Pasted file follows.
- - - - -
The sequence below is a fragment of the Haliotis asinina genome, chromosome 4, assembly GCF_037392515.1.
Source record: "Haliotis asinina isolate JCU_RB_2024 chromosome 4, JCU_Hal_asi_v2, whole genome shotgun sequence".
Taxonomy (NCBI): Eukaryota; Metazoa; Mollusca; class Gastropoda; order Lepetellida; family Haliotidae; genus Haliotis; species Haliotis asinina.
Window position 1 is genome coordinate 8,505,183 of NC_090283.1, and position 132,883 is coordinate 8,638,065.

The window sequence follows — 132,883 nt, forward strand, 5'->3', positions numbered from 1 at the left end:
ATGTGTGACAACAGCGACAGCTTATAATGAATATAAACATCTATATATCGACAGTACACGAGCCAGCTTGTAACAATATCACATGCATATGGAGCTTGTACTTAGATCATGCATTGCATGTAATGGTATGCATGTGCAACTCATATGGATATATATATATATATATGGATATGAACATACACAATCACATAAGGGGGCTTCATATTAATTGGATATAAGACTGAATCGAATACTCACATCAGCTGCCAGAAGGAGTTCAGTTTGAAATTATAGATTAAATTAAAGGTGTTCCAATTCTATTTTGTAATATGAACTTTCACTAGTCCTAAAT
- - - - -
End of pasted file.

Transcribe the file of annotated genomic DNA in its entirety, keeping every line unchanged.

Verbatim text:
The sequence below is a fragment of the Haliotis asinina genome, chromosome 4, assembly GCF_037392515.1.
Source record: "Haliotis asinina isolate JCU_RB_2024 chromosome 4, JCU_Hal_asi_v2, whole genome shotgun sequence".
Taxonomy (NCBI): Eukaryota; Metazoa; Mollusca; class Gastropoda; order Lepetellida; family Haliotidae; genus Haliotis; species Haliotis asinina.
Window position 1 is genome coordinate 8,505,183 of NC_090283.1, and position 132,883 is coordinate 8,638,065.

The window sequence follows — 132,883 nt, forward strand, 5'->3', positions numbered from 1 at the left end:
ATGTGTGACAACAGCGACAGCTTATAATGAATATAAACATCTATATATCGACAGTACACGAGCCAGCTTGTAACAATATCACATGCATATGGAGCTTGTACTTAGATCATGCATTGCATGTAATGGTATGCATGTGCAACTCATATGGATATATATATATATATATGGATATGAACATACACAATCACATAAGGGGGCTTCATATTAATTGGATATAAGACTGAATCGAATACTCACATCAGCTGCCAGAAGGAGTTCAGTTTGAAATTATAGATTAAATTAAAGGTGTTCCAATTCTATTTTGTAATATGAACTTTCACTAGTCCTAAAT